Phil’s Creative Writing Prompts

notebook-and-penEvery author goes through some kind of writer’s block at some point, I’d imagine (at least I like to tell myself they do). Here are some self-made creative writing prompts to consider when faced with such a predicament. Feel free to use and abuse and adapt as you see fit. After all, getting past writer’s block is all about writing…often something different from what’s blocking you.

Let these prompts be the prune juice for your blockage…er, something of that sort.

If you’re willing, please share the scene or excerpt that was inspired by one of these prompts. Simply indicate which prompt you chose and include it as a comment, or include the link in the comments section. This part isn’t necessary, but I’d love to see what you came up with.

Situation Prompts

  1. You’re a parent of a three-year-old, or watching your three-year-old niece/nephew or a friend’s child (whatever feels most “right”). The kid’s been in the bathroom alone for about twenty minutes before finally exiting the room with a big grin on his/her face—the kind of grin most people would find cute unless they’re the ones who will have to deal with the reason behind it. You enter the bathroom…describe the scene.
  2. Describe a fake religion, one you might make up for a civilization in a book you intend to write. What does its congregation worship? Who presides over the congregation? What is the basis of their beliefs?
  3. Your Great Uncle dies, one you barely knew you had, yet strangely you’ve inherited his infamous farmlands out in the sticks of a small town you’ve never heard of. When you arrive, the place is a dump:  boarded-up windows; a water-warped roof; rotting walls. This place is going to need a lot of work. Inside is empty save for a large wooden box sitting in the middle of the living room. While the rest of the room is laden with dust and cobwebs, this box has been recently cleaned. What’s in the box?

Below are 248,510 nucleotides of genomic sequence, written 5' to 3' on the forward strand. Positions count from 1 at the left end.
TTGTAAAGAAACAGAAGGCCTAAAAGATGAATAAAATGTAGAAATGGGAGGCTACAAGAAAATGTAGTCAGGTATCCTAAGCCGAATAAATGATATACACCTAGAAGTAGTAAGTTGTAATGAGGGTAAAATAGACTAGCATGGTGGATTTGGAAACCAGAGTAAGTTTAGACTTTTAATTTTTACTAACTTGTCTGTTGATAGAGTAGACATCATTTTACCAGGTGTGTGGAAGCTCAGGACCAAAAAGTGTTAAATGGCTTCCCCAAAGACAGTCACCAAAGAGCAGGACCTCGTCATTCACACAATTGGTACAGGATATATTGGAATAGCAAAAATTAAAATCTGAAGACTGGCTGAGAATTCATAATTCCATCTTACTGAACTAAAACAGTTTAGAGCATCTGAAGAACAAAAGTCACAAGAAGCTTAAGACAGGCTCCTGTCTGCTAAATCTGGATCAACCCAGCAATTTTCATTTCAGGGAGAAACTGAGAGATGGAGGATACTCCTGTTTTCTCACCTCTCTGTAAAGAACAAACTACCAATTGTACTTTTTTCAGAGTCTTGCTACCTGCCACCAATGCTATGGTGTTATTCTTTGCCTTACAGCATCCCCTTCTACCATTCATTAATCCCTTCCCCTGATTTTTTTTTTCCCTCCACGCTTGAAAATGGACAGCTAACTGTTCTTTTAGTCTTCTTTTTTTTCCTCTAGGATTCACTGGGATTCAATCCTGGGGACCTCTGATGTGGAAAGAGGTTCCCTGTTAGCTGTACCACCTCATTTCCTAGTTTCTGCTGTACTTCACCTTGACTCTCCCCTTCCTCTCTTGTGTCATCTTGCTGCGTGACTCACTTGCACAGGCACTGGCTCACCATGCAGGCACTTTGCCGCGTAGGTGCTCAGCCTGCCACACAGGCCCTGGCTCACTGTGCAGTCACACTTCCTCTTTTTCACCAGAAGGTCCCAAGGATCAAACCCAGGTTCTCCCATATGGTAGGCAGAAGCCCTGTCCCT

4. The girl/guy of your dreams approaches you. Describe not only this person, but your reaction and how you feel.
  5. You attend a magic show at a neighborhood child’s birthday party—one of your kid’s friends. Your child goes on stage as a volunteer, where the magician makes him/her disappear! Everyone claps, the magician takes a bow and then retreats backstage out of sight. The show is over and the crowd begins to disperse, but after several minutes, your child hasn’t been returned to you. You search for the magician, but can’t find him! (Now…write).
  6. Your brother/sister/good friend/someone you know quite well comes to the front door, barging in with an anxious look on his/her face. “I need to tell you something, something I’ve known for a long time but couldn’t tell you before,” she says, and then seems to ponder this a moment. “It might be better to show you; we haven’t much time.” She rolls up her sleeves and holds out her arms with palms up (Now…write).

Ending Prompt

These prompts should be led into, meaning you write the first part of the paragraph, page, short story, what have you.

  1. (Name of young girl) turned to the open window, staring calmly at the starlit sky. She watched as the massive bird glided over the slumbering village, its silhouette shown against a silver-moon backdrop. “Everything’s going to be different now,” she said to (name of young boy). “You’ll see.”
  2. (Name of main character) curled up against the wall, as if the stares of the family portraits brought him/her great shame. That’s when the voice inside his/her head finally quieted.
  3. (Name of main character) gazed out at the still water of the lake—the blossomed lily pads reflected by his eyes. “You’ll never look at it quite the same, will ya (name of first main character),” said (second character). (Name of first main character) shook his head. “I suppose not, though I don’t suspect I’ll ever come back here.”

Hope this helps. Happy writing.


About authorphilpartington

Phil is a writing enthusiast of many years, having been published in numerous online and national print trade and sports publications over the past decade. He has spent the past five years delving back into the world of fiction writing, focussing on the fantasy, horror and suspense genres. Deshay of the Woods is his first novel.
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One Response to Phil’s Creative Writing Prompts

  1. Pingback: Day 1: Breaking up with writer’s block | Clairepeek Wordy World

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